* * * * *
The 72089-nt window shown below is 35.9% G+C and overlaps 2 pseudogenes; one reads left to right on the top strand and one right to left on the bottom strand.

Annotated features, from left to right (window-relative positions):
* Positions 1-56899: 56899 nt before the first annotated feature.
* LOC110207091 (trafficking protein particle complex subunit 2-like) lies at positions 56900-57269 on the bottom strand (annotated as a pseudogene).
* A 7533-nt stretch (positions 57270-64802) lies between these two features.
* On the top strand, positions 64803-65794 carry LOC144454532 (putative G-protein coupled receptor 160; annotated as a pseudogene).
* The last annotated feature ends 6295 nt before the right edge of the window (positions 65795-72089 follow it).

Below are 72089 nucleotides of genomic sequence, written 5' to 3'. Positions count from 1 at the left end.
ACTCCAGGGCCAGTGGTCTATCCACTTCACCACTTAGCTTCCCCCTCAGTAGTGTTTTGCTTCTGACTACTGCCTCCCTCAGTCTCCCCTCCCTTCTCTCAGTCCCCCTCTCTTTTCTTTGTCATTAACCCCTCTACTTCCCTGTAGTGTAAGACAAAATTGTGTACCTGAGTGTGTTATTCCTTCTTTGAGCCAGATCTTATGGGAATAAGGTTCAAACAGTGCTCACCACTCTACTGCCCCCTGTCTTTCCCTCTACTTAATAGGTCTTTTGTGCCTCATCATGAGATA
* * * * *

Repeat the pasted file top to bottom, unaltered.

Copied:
The 72089-nt window shown below is 35.9% G+C and overlaps 2 pseudogenes; one reads left to right on the top strand and one right to left on the bottom strand.

Annotated features, from left to right (window-relative positions):
* Positions 1-56899: 56899 nt before the first annotated feature.
* LOC110207091 (trafficking protein particle complex subunit 2-like) lies at positions 56900-57269 on the bottom strand (annotated as a pseudogene).
* A 7533-nt stretch (positions 57270-64802) lies between these two features.
* On the top strand, positions 64803-65794 carry LOC144454532 (putative G-protein coupled receptor 160; annotated as a pseudogene).
* The last annotated feature ends 6295 nt before the right edge of the window (positions 65795-72089 follow it).

Below are 72089 nucleotides of genomic sequence, written 5' to 3'. Positions count from 1 at the left end.
ACTCCAGGGCCAGTGGTCTATCCACTTCACCACTTAGCTTCCCCCTCAGTAGTGTTTTGCTTCTGACTACTGCCTCCCTCAGTCTCCCCTCCCTTCTCTCAGTCCCCCTCTCTTTTCTTTGTCATTAACCCCTCTACTTCCCTGTAGTGTAAGACAAAATTGTGTACCTGAGTGTGTTATTCCTTCTTTGAGCCAGATCTTATGGGAATAAGGTTCAAACAGTGCTCACCACTCTACTGCCCCCTGTCTTTCCCTCTACTTAATAGGTCTTTTGTGCCTCATCATGAGATA